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Flash fiction: "The Sordid Sky" by Derek Manuel
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Last month, we issued out a call for flash fiction submissions to publish in our newsletters. We are still looking for stories, but in the meantime, here's our first accepted piece. We hope you enjoy.
"THE SORDID SKY"
by Derek Manuel
THE SUN SETS, slowly smothering in a lake of simmering blood. Daniel stands on the hill that looms over the town, the pale storm brooding overhead. The clouds distend and throb, swollen and soft.

He cracks open the case, runs his fingers along the f-holes, feels the taut gut strings. Something ugly made into something beautiful for an ugly purpose. A sacrifice of blood. Blood for blood.

He is old, and with every passing year he has doubted his father more. But the signs are clear now. He holds the talisman hanging at his throat, the cold, glimmering talon of the ancient foe, to remember his purpose and steel his resolve.

He draws in a long breath of fetid air, hoping to still his trembling fingers. As his eyes wander, he sees a boy hiding behind the gaunt trunk of a walnut tree whose dead branches reach up like emaciated fingers to the indifferent heavens. The boy is a mere twig himself, no older than Daniel was when he learned of his terrible destiny.
 
* * *
 
DANIEL WAS EIGHT years-old when his mother called his father a madman. He watched his father shake the fierce talon on the silver chain at her, spittle flying from his lips.

She had heard his secret lessons given in hushed tones. She grabbed Daniel’s small wrist, pulling at him, but he would not let her take him away from his father and his sacred duty. It pained him to look at the tears streaming down her face, but he knew what had to be done. When he pulled away, he broke her grip and her heart.

They stood in the foyer, watching her grow smaller and smaller in the numbing distance. Blood dripped from his father’s quill, pattering on the floor.

Blood dripped from Daniel’s fingers as he practiced for hours on end. Never quite fast enough. Never quite good enough.
He was the only hope, his father told him. The only one who could keep the fiends at bay.
 
* * *
 
HE PULLS THE bow quickly across the strings. Short, sharp, low tones blast through the air, desperate blows against the impending assault.

A lesion ruptures in the cloud above. A creature falls at his feet, a chunk of phlegm spat out of heaven. It writhes in pain. It croaks and sputters, its opalescent eyes staring at him, through him. He saws at the strings.

He looks around, hoping his achievement will be appreciated, but he is alone. The boy is running down the rocky road to the town below.
 
* * *
 
ON HIS THIRTEENTH birthday, Daniel awoke to a slow thumping noise, a portentous pendulum. He descended the stairs slowly, not noticing the rhythm of his footsteps, the same sinking, slowing sound. He wondered if his father had hoped to find peace. There was no peace in his eyes.

Daniel cut him down, sent for the undertaker, and then started on his task. He broke the crimson seal and got to work memorizing his father's sheet music. Thirteen pages of notes painstakingly set down in the faint brown of old blood. The music of the blood. The cursed duty in the blood.

Daniel could never rehearse any part of this piece. He could only memorize it. Like any magic, it grew weaker every time it was used. It would only be safe in his mind, where no one could hear it.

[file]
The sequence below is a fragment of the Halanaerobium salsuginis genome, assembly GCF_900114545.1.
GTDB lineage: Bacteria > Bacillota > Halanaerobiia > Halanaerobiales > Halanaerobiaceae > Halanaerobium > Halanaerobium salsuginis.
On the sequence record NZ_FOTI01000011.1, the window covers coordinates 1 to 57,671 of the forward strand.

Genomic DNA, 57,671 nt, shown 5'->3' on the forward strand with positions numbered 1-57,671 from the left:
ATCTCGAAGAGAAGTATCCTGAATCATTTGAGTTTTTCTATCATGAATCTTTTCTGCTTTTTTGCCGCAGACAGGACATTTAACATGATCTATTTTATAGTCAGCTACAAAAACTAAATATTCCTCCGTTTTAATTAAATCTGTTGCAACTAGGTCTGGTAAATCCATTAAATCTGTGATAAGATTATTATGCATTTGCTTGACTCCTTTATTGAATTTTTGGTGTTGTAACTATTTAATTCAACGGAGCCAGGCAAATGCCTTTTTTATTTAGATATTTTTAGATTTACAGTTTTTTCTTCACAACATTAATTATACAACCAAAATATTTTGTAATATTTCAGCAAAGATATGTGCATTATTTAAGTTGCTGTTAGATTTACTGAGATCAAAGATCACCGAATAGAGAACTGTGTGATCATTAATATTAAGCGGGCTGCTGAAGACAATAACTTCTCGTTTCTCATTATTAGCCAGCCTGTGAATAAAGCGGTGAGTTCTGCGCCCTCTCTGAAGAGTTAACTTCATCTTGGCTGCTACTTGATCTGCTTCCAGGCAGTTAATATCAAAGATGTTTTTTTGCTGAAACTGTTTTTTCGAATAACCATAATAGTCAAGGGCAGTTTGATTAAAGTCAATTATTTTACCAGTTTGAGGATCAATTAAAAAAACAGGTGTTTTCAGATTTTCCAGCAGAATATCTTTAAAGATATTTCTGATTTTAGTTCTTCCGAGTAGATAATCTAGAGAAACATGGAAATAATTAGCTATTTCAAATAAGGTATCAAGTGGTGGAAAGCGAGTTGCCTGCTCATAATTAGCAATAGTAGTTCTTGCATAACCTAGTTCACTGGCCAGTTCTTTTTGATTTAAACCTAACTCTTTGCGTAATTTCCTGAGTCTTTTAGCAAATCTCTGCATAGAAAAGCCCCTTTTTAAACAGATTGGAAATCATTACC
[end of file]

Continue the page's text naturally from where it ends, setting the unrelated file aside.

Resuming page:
* * *
 
HIS HEART SWELLS with pride as the horror at his feet grows still. He plays faster and faster. He hopes against hope that his efforts will be enough this time.

The throbbing thunderhead opens up, slit with a gigantic razor. A torrent of pus comes down. It smells so wretchedly sweet that he gags.

Wild shrieks fill the air. Tears stream down his face. Glistening goose bumps rise on his arms.

He has always been afraid, all his life, every moment. He would have warned the town, but to what end? No one would have believed him. No one has ever believed him.

Gazing skyward, he sees more of the fiends. Minuscule in the distance at first, but spiraling in, growing and speeding and fiercely mad in their haphazard flight. As they approach the hill, he sees the magic working, the flames eating away at their terrible wings, brighter and hotter with each note he plays. A thousand tiny, repulsive arms beat the sordid sky.

But men from the town are following the boy up the rocky lane with their pitchforks and scythes, their chair legs and shovels. They are assuring each other of Daniel’s doom. They never trusted the bastard, they say, and they were right all along. He will never get away with this, they say.

They seize him, pulling him one way and his violin the other. His grip on the instrument breaks, and so does his mind. The music stops; the onslaught from above redoubles.

The creatures pour into the town, smashing through roofs, tearing through doors with their steely talons. They cackle, cold and hollow. Daniel’s empty gut is icy. They are laughing for him. They are laughing at him.

As the townsfolk hit him with their fists and their feet, he laughs, too.
 

Derek Manuel is a writer of speculative fiction, mostly horror, and an occasional podcaster. He lives in muggy, muddy Louisiana with a dog and no cats. His day job involves muttering strange and powerful incantations in broken Latin to a robed figure with a disapproving countenance.

He has also been a grocery store cashier, an unimpressive guitarist, a Netflix addict, an occasional podcaster, and a lapsed blogger. You can follow him on Twitter @dmthewriter and check out his humor blog at betterlikeme.com.

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